Smile (it might make someone’s day)…

selfie-465563_1920A couple of years ago, at a work’s conference, I was lucky enough to hear from a guest speaker who told the story of how he had been contemplating suicide and how a complete stranger, seeing he was in trouble, had taken the time to stop and talk to him, to find out what was going on and help him get help.

It was an amazingly powerful story but one thing in particular stuck with me.  It was when he said that, as he went out on what he thought would be his last day, he had made himself a deal – if one person smiled at him, just one, he wouldn’t kill himself.  For people who are feeling sad or lonely, he said, one smile can make all the difference.

I took this to heart and, ever since, have been grinning like a crazy woman.   It’s not like I think I am going around saving lives, but I am hoping that, just with a little effort, I can spread a little love, joy, and friendship, and that, if someone is feeling down, I can help lift their mood and make their day a little better.

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During all this smiling, what I have noticed though, is how few people actually smile back, which I find sad.  I am not sure if they are shocked by a random stranger beaming at that and so don’t know how to respond, don’t even notice that random stranger because they are caught up in their own thoughts, or just really don’t want to smile back period but whatever the reason, I wish they would.

Interestingly, I have noticed that when the sun is shining I get more smiles than when it’s not and that the school run, which I do twice a day – walking 10 minutes to school and 10 minutes back – is especially smile free.  I have been doing this run for three years now and cannot get over how few people smile as we pass each other or stand at the school gates.  The kids, I notice, smile pretty much all the time, grinning ear to ear when they see someone they know.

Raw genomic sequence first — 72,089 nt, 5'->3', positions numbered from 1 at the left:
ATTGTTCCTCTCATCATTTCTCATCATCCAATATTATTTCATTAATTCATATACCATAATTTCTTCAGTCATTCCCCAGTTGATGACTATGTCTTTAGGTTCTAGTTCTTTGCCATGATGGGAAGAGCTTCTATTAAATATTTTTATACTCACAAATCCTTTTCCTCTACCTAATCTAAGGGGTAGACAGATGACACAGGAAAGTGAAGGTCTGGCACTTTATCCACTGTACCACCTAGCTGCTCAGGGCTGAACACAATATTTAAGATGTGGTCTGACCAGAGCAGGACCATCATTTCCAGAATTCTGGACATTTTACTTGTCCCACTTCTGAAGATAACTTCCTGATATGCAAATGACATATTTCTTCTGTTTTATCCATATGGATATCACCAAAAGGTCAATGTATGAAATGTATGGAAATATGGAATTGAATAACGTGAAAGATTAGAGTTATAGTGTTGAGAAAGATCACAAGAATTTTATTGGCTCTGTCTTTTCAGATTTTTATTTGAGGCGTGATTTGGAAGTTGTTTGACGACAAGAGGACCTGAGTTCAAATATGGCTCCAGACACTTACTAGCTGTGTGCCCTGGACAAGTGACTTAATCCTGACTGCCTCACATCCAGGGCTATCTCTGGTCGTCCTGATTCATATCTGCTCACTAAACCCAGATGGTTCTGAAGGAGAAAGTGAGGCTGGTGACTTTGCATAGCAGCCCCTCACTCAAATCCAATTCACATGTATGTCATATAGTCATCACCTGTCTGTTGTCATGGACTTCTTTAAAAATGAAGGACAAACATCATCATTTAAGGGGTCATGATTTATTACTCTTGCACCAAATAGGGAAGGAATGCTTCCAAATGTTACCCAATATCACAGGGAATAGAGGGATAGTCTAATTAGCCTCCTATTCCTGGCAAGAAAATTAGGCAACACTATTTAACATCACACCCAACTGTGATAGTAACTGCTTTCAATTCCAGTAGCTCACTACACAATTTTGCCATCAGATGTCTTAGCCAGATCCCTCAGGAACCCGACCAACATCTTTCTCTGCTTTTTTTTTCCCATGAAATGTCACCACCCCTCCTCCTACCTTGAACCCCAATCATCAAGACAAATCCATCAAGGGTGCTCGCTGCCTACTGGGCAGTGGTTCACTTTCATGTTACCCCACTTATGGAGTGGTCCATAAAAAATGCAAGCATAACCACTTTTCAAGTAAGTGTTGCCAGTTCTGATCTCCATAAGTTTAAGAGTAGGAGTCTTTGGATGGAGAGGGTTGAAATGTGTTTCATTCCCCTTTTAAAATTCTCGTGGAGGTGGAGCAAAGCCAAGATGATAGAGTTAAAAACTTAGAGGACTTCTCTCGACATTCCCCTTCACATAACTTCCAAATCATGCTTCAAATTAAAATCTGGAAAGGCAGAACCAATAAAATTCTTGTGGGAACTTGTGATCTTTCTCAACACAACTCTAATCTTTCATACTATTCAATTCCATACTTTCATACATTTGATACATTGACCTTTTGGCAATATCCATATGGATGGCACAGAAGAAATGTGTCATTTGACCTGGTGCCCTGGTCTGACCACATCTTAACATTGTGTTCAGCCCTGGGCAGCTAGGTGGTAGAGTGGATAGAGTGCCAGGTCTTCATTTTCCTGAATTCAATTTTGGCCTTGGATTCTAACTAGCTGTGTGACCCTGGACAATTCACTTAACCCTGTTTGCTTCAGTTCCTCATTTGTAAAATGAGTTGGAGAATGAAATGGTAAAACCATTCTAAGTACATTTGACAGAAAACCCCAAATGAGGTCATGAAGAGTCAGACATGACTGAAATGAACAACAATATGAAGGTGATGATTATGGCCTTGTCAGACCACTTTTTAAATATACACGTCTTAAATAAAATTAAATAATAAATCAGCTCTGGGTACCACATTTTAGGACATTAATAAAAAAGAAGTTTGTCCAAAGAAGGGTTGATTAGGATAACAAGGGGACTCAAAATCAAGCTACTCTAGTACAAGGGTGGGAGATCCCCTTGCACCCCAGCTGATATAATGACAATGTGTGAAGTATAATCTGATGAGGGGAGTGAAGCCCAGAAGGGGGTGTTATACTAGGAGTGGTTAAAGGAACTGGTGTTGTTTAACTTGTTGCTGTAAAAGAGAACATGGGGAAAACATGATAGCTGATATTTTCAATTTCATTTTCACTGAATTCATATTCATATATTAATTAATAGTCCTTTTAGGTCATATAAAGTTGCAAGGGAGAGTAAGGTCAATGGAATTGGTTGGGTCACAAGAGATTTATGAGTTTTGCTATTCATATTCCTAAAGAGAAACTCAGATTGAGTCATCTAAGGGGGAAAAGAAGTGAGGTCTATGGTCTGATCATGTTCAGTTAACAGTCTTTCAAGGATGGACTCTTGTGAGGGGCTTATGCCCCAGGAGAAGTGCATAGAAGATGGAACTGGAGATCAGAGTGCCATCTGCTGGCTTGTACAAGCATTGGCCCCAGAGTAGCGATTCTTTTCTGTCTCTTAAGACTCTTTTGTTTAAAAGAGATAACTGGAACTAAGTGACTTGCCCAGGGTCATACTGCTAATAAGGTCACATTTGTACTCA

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That is how we should all be, I think, big grinning machines, smiling when we pass strangers and meet people we know.  I know when I am on the receiving end of a smile, it makes all the difference, especially if there is a “hi”, “hello”, or “good morning” attached to it.  It lifts my spirits and my steps get lighter.  My smile is even broader for the next person I meet and I feel part of the human race in a way I don’t when my head is down and I’m barrelling ahead.

Smiling is brilliant – not just for making you happy.  It can make you more successful, live longer, feel better.  Don’t believe me – hopefully this Ted talk can explain better than I can…

So, this is my plea, when you are out today – going about whatever you are doing – raise your head and raise a smile.  If the person you smile at doesn’t smile back, don’t give up.  Because, one day, one smile, could make a person’s day.

What do you think? Am I making any sense?  Or are you already part of the smiling army?

Emma x

The Lovin' Life Linky

50 Shades of Age | Seize the Day Project | And Anyways | Write of the Middle | Deep Fried Fruit.

Images courtesy of pixabay.